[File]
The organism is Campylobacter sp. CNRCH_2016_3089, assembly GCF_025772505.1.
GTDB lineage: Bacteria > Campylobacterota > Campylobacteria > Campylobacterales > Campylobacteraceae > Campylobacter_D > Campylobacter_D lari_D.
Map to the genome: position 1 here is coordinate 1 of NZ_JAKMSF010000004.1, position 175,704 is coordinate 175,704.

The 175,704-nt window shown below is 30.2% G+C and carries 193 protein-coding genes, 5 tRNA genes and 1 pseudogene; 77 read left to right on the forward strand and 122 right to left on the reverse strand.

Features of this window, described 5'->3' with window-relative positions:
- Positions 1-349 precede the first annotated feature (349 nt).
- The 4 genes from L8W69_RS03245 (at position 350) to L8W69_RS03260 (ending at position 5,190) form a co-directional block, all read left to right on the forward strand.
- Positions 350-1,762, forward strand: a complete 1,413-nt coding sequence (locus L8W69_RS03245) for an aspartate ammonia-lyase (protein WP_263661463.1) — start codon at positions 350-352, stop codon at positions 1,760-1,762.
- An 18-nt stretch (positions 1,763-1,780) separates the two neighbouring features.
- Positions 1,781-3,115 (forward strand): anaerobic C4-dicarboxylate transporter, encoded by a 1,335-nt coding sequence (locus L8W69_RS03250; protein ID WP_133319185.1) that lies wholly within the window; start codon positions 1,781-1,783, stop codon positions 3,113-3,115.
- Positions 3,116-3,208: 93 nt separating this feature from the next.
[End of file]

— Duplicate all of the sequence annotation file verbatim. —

The organism is Campylobacter sp. CNRCH_2016_3089, assembly GCF_025772505.1.
GTDB lineage: Bacteria > Campylobacterota > Campylobacteria > Campylobacterales > Campylobacteraceae > Campylobacter_D > Campylobacter_D lari_D.
Map to the genome: position 1 here is coordinate 1 of NZ_JAKMSF010000004.1, position 175,704 is coordinate 175,704.

The 175,704-nt window shown below is 30.2% G+C and carries 193 protein-coding genes, 5 tRNA genes and 1 pseudogene; 77 read left to right on the forward strand and 122 right to left on the reverse strand.

Features of this window, described 5'->3' with window-relative positions:
- Positions 1-349 precede the first annotated feature (349 nt).
- The 4 genes from L8W69_RS03245 (at position 350) to L8W69_RS03260 (ending at position 5,190) form a co-directional block, all read left to right on the forward strand.
- Positions 350-1,762, forward strand: a complete 1,413-nt coding sequence (locus L8W69_RS03245) for an aspartate ammonia-lyase (protein WP_263661463.1) — start codon at positions 350-352, stop codon at positions 1,760-1,762.
- An 18-nt stretch (positions 1,763-1,780) separates the two neighbouring features.
- Positions 1,781-3,115 (forward strand): anaerobic C4-dicarboxylate transporter, encoded by a 1,335-nt coding sequence (locus L8W69_RS03250; protein ID WP_133319185.1) that lies wholly within the window; start codon positions 1,781-1,783, stop codon positions 3,113-3,115.
- Positions 3,116-3,208: 93 nt separating this feature from the next.